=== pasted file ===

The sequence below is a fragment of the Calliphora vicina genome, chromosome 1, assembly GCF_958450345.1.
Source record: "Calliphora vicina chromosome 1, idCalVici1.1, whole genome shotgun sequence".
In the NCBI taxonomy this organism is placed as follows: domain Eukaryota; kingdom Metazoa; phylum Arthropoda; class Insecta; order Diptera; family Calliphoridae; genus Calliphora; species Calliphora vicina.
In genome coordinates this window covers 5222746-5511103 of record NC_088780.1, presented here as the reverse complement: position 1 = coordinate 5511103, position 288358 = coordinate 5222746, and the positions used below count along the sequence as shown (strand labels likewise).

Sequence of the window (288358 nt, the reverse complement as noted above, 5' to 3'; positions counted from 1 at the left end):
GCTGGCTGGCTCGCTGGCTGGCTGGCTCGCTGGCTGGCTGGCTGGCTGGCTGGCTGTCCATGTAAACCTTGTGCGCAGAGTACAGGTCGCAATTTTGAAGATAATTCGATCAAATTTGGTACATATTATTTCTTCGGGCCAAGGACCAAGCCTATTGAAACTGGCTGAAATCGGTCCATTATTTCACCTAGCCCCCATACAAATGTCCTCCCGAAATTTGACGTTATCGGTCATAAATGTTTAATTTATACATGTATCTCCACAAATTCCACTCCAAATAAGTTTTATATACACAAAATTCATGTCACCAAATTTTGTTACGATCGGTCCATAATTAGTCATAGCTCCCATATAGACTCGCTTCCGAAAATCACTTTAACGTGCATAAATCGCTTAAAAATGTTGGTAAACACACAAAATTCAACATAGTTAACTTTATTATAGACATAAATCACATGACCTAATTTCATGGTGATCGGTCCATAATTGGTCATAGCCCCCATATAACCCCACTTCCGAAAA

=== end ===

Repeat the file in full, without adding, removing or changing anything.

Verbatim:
The sequence below is a fragment of the Calliphora vicina genome, chromosome 1, assembly GCF_958450345.1.
Source record: "Calliphora vicina chromosome 1, idCalVici1.1, whole genome shotgun sequence".
In the NCBI taxonomy this organism is placed as follows: domain Eukaryota; kingdom Metazoa; phylum Arthropoda; class Insecta; order Diptera; family Calliphoridae; genus Calliphora; species Calliphora vicina.
In genome coordinates this window covers 5222746-5511103 of record NC_088780.1, presented here as the reverse complement: position 1 = coordinate 5511103, position 288358 = coordinate 5222746, and the positions used below count along the sequence as shown (strand labels likewise).

Sequence of the window (288358 nt, the reverse complement as noted above, 5' to 3'; positions counted from 1 at the left end):
GCTGGCTGGCTCGCTGGCTGGCTGGCTCGCTGGCTGGCTGGCTGGCTGGCTGGCTGTCCATGTAAACCTTGTGCGCAGAGTACAGGTCGCAATTTTGAAGATAATTCGATCAAATTTGGTACATATTATTTCTTCGGGCCAAGGACCAAGCCTATTGAAACTGGCTGAAATCGGTCCATTATTTCACCTAGCCCCCATACAAATGTCCTCCCGAAATTTGACGTTATCGGTCATAAATGTTTAATTTATACATGTATCTCCACAAATTCCACTCCAAATAAGTTTTATATACACAAAATTCATGTCACCAAATTTTGTTACGATCGGTCCATAATTAGTCATAGCTCCCATATAGACTCGCTTCCGAAAATCACTTTAACGTGCATAAATCGCTTAAAAATGTTGGTAAACACACAAAATTCAACATAGTTAACTTTATTATAGACATAAATCACATGACCTAATTTCATGGTGATCGGTCCATAATTGGTCATAGCCCCCATATAACCCCACTTCCGAAAA